Appeal, No. 356, Oct. T., 1958, from order of Court of Common Pleas No. 5 of Philadelphia County, June T., 1956, No. 8010, in case of Earl J. Branch v. Charmaine Merle Adams Branch. Appeal quashed.
Edward K. Nichols, Jr., with him A. Leon Higginbotham, Jr., and Norris, Schmidt, Green, Harris & Higginbotham, for appellant.
Matthew W. Bullock, Jr., with him Bullock and Allen, for appellee.
Before Rhodes, P.j., Hirt, Gunther, Wright, Woodside, Ervin, and Watkins, JJ.
[ 188 Pa. Super. Page 589]
The court below entered a decree of divorce a.v.m. in favor of Earl J. Branch and against his wife, Charmaine Merle Adams Branch on the ground of adultery. The defendant did not appeal, but William D. Coverdale, who had been named correspondent in the action, did file an appeal from the divorce decree. The plaintiff filed a motion to quash the appeal on the ground that the correspondent had no authority to take it.
The question is whether a person named correspondent in a divorce action can appeal from a decree granting the plaintiff a divorce on the ground of adultery.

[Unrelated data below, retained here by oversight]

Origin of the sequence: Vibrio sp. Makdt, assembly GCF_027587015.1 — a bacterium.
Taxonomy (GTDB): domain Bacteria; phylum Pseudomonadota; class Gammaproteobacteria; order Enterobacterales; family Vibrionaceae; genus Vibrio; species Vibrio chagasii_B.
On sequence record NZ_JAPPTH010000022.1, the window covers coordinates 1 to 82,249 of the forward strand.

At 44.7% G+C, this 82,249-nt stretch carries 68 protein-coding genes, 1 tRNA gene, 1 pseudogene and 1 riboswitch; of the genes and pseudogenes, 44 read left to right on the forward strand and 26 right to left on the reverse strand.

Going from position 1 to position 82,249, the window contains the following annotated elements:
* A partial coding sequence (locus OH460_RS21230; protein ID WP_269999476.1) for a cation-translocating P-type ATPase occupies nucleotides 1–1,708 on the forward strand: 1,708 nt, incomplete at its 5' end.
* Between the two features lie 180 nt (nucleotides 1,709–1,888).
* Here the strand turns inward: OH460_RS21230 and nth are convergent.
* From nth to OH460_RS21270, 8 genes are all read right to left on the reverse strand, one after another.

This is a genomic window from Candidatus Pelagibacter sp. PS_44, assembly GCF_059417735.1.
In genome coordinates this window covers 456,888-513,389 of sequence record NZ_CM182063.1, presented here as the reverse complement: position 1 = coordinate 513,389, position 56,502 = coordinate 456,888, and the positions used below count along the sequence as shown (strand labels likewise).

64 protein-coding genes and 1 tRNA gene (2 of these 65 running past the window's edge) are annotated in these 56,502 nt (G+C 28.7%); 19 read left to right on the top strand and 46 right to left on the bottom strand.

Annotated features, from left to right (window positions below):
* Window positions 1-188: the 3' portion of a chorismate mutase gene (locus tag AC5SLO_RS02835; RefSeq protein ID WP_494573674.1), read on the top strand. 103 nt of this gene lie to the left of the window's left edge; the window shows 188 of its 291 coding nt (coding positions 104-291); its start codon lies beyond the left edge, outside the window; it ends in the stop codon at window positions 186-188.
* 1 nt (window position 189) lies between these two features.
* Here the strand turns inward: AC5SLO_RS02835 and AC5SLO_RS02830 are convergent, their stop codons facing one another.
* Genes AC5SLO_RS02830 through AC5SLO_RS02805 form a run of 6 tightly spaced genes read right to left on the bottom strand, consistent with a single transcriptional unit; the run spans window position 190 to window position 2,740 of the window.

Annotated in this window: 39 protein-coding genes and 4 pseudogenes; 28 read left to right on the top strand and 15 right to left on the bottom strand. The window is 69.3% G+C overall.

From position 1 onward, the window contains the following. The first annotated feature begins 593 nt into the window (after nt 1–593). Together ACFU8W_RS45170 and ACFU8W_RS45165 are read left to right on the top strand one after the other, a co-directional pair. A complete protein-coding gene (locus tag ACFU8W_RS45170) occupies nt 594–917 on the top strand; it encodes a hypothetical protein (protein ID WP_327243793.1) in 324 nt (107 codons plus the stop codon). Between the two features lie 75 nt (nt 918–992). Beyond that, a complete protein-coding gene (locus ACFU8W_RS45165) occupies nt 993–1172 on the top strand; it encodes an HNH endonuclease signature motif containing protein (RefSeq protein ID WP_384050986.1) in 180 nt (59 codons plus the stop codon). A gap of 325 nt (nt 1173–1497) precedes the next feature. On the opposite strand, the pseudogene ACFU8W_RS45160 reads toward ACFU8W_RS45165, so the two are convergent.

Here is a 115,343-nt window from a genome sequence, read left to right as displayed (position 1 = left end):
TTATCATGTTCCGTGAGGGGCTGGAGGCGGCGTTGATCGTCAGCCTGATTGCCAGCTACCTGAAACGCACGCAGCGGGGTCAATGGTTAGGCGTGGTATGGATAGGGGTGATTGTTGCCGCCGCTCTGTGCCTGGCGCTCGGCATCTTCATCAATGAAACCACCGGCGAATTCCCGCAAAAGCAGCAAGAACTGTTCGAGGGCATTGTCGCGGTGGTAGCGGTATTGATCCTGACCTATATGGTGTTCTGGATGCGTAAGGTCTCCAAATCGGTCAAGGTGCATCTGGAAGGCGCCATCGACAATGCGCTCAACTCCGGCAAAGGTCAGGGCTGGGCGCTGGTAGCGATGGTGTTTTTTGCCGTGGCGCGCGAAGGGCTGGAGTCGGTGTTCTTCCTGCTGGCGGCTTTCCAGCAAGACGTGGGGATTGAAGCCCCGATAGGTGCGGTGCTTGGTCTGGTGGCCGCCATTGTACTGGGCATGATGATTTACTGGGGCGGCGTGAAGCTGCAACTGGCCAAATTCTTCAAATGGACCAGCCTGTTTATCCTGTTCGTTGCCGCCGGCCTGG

The right of appeal from the action of a lower court is not constitutionally ordained in Pennsylvania; such right is conferred solely by statute and does not otherwise exist. Robinson Twp. School District v. Houghton, 387 Pa. 236, 242, 128 A.2d 58 (1956). The right of review pertains merely to the remedy; it is not a natural, inherent or vested right. It exists as a legislative privilege to be granted or withheld as seems best to the legislature. 4 C.J.S. Appeal & Error § 1. This is particularly true of appeals to our Court, which, being a statutory court, has no appellate jurisdiction except that prescribed by the legislature. 2 P.L.E. Appeals § 1.
Section 60, of the Act of May 2, 1929, P.L. 1237, 23 PS § 60, codifying, revising and consolidating the Divorce Law, provides for appeals in the following language: "Either of the parties in any suit or action for divorce may appeal therefrom to the Superior Court, in the manner provided by law for such appeals ..."
"Either" means each of two; one or the other of two alternatives, one of two. Black's Law Dictionary, Merriam-Webster's New International Dictionary, 2nd Edition. Sometimes, "especially formerly" (see above dictionaries) or when "used loosely" (See Brown's Estate,
[ 188 Pa. Super. Page 590343]
Pa. 19, 26, 21 A.2d 898 (1941)) "either" can be used in the sense of "any". Nevertheless, according to its common and approved usage "either" means "one of two" and not "any". The Statutory Construction Act of May 28, 1937, P.L. 1019, § 33, 46 PS § 533, provides that words in ...